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“Bloom: A Gift For The Girl Learning To Love Her Beautiful Soul” by Shani Jay reaffirms why self-love is the best and most important love. She addresses the women who need to be reminded to actually love themselves and who struggle with believing life will get better. This is for those moments when doubt is louder than any other emotion and you need that voice in your head telling you that you ARE strong enough.

Buy it here.

“A Cup of Water Under My Bed” by Daisy Hernández

“A Cup of Water Under My Bed” is a coming of age memoir by former ColorLines magazine executive editor Daisy Hernandez as she comes into her own as a queer Latinx. She was the first-generation American child of a Colombian mother and Cuban father who encouraged her to adapt the English language and look for a “gringo” boyfriend. Hernandez writes about her struggles at the intersection of her dual identity as American and Latina and her sexual awakening as a queer woman. This heartfelt journey to self-discovery is about exploring the possibilities that exist beyond the realm of familial expectations and finding the strength to stand up and say “this is me”. Learn more about Hernández by reading our list of Colombian writers you should know about.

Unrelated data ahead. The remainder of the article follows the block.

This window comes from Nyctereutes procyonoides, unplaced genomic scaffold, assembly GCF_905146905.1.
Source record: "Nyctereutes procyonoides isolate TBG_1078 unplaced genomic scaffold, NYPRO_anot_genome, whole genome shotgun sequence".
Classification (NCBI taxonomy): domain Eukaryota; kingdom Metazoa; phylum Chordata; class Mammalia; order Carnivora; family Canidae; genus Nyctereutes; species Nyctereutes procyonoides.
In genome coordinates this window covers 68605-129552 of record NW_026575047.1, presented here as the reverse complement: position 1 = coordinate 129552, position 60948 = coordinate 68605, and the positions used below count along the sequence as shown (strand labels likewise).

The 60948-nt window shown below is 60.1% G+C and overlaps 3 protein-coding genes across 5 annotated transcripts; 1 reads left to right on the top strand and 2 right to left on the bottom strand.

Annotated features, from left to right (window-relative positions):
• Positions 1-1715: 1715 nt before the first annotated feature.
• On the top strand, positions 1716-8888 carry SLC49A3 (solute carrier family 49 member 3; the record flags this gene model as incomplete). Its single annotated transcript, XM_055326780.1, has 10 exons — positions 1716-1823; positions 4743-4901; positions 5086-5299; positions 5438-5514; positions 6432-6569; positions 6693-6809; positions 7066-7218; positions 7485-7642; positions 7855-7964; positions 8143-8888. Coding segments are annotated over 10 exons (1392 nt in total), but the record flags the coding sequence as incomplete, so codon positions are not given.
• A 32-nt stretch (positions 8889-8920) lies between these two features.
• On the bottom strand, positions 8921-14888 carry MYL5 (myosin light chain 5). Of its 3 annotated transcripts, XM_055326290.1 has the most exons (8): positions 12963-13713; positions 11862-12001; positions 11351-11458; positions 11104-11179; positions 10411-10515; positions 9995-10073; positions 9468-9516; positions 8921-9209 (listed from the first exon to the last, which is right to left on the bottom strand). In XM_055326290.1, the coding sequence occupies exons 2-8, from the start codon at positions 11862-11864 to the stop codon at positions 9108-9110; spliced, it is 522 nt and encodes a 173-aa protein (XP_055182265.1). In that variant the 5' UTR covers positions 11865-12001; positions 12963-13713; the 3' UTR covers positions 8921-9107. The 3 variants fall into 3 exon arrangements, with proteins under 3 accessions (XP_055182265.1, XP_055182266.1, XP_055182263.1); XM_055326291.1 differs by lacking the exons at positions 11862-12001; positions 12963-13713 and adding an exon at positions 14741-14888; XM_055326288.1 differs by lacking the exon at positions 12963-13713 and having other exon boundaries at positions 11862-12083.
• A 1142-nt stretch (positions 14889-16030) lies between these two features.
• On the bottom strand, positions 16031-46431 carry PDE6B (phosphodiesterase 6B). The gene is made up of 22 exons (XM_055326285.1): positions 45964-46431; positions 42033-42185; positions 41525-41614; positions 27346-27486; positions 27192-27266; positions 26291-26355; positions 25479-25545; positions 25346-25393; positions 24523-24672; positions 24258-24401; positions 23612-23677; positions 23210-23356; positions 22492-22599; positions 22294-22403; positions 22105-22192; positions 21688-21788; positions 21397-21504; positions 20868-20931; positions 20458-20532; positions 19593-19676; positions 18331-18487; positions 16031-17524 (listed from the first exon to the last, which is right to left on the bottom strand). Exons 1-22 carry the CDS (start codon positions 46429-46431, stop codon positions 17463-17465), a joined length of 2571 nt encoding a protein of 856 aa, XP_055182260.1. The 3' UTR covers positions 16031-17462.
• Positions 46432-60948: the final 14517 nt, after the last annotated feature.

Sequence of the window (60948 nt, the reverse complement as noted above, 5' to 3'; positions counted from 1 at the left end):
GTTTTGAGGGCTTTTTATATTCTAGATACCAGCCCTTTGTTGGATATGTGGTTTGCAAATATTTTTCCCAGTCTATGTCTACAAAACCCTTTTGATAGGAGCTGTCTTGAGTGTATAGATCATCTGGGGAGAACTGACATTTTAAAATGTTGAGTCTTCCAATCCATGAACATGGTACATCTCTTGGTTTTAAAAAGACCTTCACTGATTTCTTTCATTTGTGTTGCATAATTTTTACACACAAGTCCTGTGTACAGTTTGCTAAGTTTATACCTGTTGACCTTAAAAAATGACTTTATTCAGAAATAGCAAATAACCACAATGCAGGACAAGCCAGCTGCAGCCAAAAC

Buy it here.

“Words from a Wanderer” by Alexandra Elle

Alexandra Elle’s passages are short but powerful making the collection “Words from a Wanderer” feel like you’re carrying around your best friend who is always there to uplift you. It features 62 affirmations (#anote2self) promoting self-love and self-worth and the value of putting in the work to get the desired outcome. This is the redesigned second edition of the collection originally published in 2013. Elle, a writer and wellness consultant, has published several journals with her latest, “Today I Affirm”,  coming out early next year.

Buy it here.

“Lessons: My Path to a Meaningful Life” by Gisele Bündchen

Supermodel Gisele Bündchen is known as the pretty face with the Amazonian body in glossy photos and runways but in “Lessons: My Path to a Meaningful Life” she writes about the pain and anxiety she endured at the height of her fame. She’s candid about her suicidal thoughts in the wake of constant panic attacks that were only made worse by her unhealthy lifestyle that included smoking a pack of cigarettes a day. Instead of popping Xanax, she decides to completely change her lifestyle by practicing yoga and medication daily and adapting healthier eating habits. Her ability to overcome her struggles and find love and peace is a reminder that while no one is immune to suffering everyone heals is similar ways.

Buy it here.

“Three-headed Serpent” by Ariana Brown